In 2013 Seed Savers Exchange (SSE) hired Terra Design Studios to lead a team in preparing a Site and Interpretive Master Plan for Heritage Farm.  SSE was interested in educating the public about the science they perform, compelling visitors to save their own seeds and develop sites in a manner that does not impact the sensitive ecosystems on their property.  Demonstrating how simple and approachable their science is to its members and visitors became a major focus of the master plan.  To that end, the new Seed Preservation Center will house the preservation department, introduce “science-in-action” to the visiting public, and be an iconic symbol of SSE’s international brand.

Upon entering Heritage Farm, visitors ranging from long-time members to hungry college students are immersed in an authentic Iowa farm experience.  Their senses come alive with the sweet aromas of plants in bloom, and the soft mooing of rare Ancient White Park Cattle from the pastures beyond.  However, the site is not without unique challenges.  Terra paid careful attention to creating an accessible route between the upper and lower campuses, separated by a 100’ embankment that holds the site’s most significant burr oaks.  Visitors are guided away from the “back-of-house” zones, allowing them to experience preservation gardens and seed saving in action.  Guests, research scientists, tractors with wagons full of produce, and livestock abound on the 160-acre campus.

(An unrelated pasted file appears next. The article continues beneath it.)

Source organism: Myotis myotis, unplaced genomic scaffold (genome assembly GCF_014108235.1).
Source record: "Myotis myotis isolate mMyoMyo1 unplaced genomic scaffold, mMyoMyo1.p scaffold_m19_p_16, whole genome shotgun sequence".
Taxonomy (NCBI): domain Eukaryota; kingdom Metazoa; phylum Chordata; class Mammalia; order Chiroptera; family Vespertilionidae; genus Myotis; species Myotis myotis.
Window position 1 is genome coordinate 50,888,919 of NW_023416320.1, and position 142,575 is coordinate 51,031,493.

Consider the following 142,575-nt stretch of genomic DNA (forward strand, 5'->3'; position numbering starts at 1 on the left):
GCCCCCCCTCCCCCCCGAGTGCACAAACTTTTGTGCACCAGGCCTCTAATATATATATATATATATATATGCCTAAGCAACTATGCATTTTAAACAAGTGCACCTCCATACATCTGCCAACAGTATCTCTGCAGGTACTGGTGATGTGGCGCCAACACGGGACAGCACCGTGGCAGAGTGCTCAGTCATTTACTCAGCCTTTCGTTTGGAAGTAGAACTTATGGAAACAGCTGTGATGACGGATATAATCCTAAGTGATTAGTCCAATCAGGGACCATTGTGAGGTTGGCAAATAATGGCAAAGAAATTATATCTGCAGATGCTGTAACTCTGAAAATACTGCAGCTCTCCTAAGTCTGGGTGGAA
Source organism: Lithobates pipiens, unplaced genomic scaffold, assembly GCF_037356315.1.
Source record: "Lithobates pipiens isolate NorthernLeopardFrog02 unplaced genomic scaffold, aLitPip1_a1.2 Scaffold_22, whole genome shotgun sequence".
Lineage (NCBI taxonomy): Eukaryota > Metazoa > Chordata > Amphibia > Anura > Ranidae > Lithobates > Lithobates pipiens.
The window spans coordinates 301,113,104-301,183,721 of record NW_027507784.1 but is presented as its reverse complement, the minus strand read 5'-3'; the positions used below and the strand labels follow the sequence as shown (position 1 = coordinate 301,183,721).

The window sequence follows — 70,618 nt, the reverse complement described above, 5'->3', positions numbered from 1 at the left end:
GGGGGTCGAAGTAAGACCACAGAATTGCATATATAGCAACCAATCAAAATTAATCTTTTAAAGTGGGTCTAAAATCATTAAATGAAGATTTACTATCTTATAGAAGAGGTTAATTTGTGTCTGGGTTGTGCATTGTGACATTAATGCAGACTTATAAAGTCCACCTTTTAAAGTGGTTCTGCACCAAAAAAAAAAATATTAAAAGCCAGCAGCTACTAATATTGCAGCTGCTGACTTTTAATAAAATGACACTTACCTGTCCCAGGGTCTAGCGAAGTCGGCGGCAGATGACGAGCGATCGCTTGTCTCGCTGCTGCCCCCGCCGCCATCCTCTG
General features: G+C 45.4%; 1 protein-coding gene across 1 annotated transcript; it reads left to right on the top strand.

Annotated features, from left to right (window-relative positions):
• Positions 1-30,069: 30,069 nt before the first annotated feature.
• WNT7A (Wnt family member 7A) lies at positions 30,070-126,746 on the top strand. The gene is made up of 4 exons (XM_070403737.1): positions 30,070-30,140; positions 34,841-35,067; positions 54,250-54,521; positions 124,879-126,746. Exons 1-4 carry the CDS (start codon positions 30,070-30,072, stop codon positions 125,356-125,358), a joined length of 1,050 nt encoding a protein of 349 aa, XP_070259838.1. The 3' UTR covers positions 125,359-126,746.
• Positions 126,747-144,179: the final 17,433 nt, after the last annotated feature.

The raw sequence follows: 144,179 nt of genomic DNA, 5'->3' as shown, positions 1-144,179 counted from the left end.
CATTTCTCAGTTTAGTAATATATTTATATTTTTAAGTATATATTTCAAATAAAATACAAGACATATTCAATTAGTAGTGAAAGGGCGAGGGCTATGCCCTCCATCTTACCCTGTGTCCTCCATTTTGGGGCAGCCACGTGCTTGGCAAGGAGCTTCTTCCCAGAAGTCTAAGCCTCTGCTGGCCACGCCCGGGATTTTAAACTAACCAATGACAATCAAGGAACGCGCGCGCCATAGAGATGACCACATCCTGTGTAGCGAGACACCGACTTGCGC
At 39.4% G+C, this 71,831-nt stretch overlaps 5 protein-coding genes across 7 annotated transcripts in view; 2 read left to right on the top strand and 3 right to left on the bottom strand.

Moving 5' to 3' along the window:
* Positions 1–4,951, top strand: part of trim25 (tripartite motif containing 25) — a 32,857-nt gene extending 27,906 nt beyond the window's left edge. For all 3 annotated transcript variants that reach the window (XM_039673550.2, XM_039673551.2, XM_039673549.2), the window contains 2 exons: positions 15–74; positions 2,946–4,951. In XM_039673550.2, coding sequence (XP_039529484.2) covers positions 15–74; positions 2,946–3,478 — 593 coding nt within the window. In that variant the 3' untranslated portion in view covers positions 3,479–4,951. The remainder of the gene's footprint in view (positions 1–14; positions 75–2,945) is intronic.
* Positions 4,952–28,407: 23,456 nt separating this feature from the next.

In addition to the working Heritage Farm, SSE maintains 800 acres of native oak-hickory forest, maple-basswood forest, tall grass prairie, and floodplain forests, known as “Twin Valleys”, in a federal conservation easement.  Twin Valleys is open to the public for outdoor recreation and the native ecosystems within it are critical to the sustainable, closed loop agriculture practiced at Heritage Farm, providing habitat for birds, bees, and beneficial insects.  Considerable time was spent on the site determining the best and highest uses in this area relating to outdoor recreation, continued agriculture production, and ecological restoration.


  • Jenny Rigby, The Acorn Group
  • Alan Branhagen, horticulturist and ecologist

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